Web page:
Tomatoes, Thieves and other Treats

Miles of gratitude go out to all the readers who sent messages of support and concern during our recent emergency. Fortunately, the shutdown of Frontera NorteSur was averted and we plan to bring you more stories from the greater borderlands in the coming year.

I don’t always have time to respond to every message, but suffice it to say I take all of them to heart. If it weren’t for the readership, I wouldn’t be hacking away at this day after day. I think Frontera NorteSur truly has the best readers in the world.

This year has really been a dizzying one. The Mexican peso tumbling, California on fire, the Middle East in flames, the hottest year on record….

FNS commenced 2015 covering the crisis of the missing 43 Ayotzinapa students and the overall issue of the disappeared in Mexico. Nine months later the issue still boils, with no resolution, and people are once again taking to the streets.

As the summer transitions into fall, politics is blazing in the United States with issues of class, race and immigration at the forefront.

Politics, or political scandal, make thick headlines here in New Mexico. Scandals involving public officials have been big news as of late, including the indictment of Republican Secretary of State Diana Duran- the official in charge of overseeing New Mexico’s election law- on charges of fraud, embezzlement and money laundering.

The New Mexico Attorney General accuses Duran of funneling campaign money into a personal account, which was then apparently tapped at area casinos. The allegations contend Duran withdrew hundreds of thousands of dollars from ATM machines at gaming palaces. She pleaded not guilty at an arraignment in Santa Fe last week.

Duran remains in her position, but an impeachment committee from the New Mexico State Legislature is looking at removing her from office, according to press reports.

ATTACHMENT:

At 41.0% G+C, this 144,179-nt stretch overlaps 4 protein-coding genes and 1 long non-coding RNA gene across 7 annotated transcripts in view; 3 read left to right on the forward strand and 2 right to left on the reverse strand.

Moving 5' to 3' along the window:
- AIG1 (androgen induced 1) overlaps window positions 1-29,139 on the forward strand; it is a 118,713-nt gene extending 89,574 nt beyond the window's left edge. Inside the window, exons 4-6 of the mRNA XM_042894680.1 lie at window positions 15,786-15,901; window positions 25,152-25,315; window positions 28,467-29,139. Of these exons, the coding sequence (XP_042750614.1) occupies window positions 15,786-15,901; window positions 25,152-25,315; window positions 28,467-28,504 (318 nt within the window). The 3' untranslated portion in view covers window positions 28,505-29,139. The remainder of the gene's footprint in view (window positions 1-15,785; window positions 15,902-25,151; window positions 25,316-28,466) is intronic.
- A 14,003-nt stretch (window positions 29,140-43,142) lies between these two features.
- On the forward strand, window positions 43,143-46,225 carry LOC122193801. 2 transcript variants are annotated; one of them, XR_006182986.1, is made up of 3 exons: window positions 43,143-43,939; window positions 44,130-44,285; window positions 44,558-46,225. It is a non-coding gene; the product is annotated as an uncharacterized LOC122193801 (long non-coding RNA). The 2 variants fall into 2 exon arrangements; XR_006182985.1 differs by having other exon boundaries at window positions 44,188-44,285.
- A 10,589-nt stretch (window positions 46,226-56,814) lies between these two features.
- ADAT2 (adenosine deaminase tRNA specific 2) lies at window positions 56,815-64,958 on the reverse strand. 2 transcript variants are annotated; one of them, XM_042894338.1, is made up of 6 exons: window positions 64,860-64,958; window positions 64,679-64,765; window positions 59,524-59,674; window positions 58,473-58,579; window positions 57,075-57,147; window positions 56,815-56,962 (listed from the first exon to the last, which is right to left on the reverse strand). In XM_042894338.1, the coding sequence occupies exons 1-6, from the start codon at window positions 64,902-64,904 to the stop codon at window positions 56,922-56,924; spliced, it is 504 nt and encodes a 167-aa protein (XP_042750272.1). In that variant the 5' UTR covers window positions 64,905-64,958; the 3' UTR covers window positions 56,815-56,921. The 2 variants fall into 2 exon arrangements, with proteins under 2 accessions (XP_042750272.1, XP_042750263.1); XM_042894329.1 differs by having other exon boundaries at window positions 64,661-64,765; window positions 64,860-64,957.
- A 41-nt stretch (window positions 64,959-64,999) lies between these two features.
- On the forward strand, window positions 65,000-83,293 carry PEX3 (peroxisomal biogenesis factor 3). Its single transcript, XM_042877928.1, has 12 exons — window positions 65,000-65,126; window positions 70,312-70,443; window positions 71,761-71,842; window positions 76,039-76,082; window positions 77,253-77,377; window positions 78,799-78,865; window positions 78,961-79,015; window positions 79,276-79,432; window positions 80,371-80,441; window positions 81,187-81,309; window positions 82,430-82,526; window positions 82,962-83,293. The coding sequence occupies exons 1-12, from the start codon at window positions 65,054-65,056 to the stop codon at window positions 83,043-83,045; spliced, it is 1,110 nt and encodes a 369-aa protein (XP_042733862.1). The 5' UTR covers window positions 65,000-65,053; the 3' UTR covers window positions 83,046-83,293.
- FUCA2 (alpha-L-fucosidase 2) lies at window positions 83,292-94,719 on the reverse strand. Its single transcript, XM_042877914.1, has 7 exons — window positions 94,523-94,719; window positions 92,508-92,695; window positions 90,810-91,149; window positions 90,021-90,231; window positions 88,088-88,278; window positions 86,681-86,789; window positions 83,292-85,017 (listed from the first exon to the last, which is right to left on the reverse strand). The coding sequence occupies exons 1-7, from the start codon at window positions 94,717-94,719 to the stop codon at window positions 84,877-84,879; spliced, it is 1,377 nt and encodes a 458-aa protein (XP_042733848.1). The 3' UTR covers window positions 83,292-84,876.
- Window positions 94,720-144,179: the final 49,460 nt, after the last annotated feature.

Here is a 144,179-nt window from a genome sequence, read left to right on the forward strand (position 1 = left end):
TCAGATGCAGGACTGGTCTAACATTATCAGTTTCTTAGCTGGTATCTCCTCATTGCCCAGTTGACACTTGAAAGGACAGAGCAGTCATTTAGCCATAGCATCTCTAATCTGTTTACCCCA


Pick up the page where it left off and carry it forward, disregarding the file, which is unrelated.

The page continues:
It’s interesting to note how gambling is a recurrent theme in New Mexico  scandals. The mysterious 1949  death of Las Cruces waitress Cricket Coogler (a story previously covered in these pages) might remain unsolved to this day, but the suspected murder exposed a labyrinth of corruption involving illegal gambling and pay-offs that extended from the Dona Ana County Sheriff to Santa Fe.

More recently, there was the 2010 case of Kathy Borrego, business manager of the tiny Jemez Mountain School District, who was charged with embezzling upwards of $3.4 million dollars from the little system and going on a spending spree in casinos. Borrego accepted a guilty plea, but apparently committed suicide before sentencing, according to the Albuquerque Journal.

Overall, 2015 has not been a pretty one in the Land of Enchantment. While other states add jobs, New Mexico subtracts them. According to an Associated Press dispatch last week, the state’s unemployment rate increased to 6.7 percent in August, up from 6.4 percent during the same time in 2014.

Another cheery statistic was recently reported by the AP. While declining college enrollment has been a national trend, the latest stats show New Mexico as number one in the competition, with registration at the state’s institutions of higher learning falling 8.3 percent from the spring of 2014 to the spring of 2015.